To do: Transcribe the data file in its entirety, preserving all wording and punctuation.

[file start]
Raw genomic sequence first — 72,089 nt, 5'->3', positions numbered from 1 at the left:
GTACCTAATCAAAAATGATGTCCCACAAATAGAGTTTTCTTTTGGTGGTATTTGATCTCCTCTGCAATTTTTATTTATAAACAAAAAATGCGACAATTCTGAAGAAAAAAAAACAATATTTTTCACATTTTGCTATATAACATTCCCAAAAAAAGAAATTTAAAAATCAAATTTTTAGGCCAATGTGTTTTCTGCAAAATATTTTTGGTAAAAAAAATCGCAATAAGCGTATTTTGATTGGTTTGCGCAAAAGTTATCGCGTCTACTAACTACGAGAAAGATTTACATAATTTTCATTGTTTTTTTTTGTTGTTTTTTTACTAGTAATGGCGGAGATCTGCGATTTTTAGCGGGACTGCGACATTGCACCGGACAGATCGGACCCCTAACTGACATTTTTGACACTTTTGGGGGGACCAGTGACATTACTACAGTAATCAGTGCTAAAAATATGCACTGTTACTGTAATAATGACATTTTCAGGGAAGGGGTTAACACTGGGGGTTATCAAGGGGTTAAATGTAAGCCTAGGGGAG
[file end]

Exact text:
Raw genomic sequence first — 72,089 nt, 5'->3', positions numbered from 1 at the left:
GTACCTAATCAAAAATGATGTCCCACAAATAGAGTTTTCTTTTGGTGGTATTTGATCTCCTCTGCAATTTTTATTTATAAACAAAAAATGCGACAATTCTGAAGAAAAAAAAACAATATTTTTCACATTTTGCTATATAACATTCCCAAAAAAAGAAATTTAAAAATCAAATTTTTAGGCCAATGTGTTTTCTGCAAAATATTTTTGGTAAAAAAAATCGCAATAAGCGTATTTTGATTGGTTTGCGCAAAAGTTATCGCGTCTACTAACTACGAGAAAGATTTACATAATTTTCATTGTTTTTTTTTGTTGTTTTTTTACTAGTAATGGCGGAGATCTGCGATTTTTAGCGGGACTGCGACATTGCACCGGACAGATCGGACCCCTAACTGACATTTTTGACACTTTTGGGGGGACCAGTGACATTACTACAGTAATCAGTGCTAAAAATATGCACTGTTACTGTAATAATGACATTTTCAGGGAAGGGGTTAACACTGGGGGTTATCAAGGGGTTAAATGTAAGCCTAGGGGAG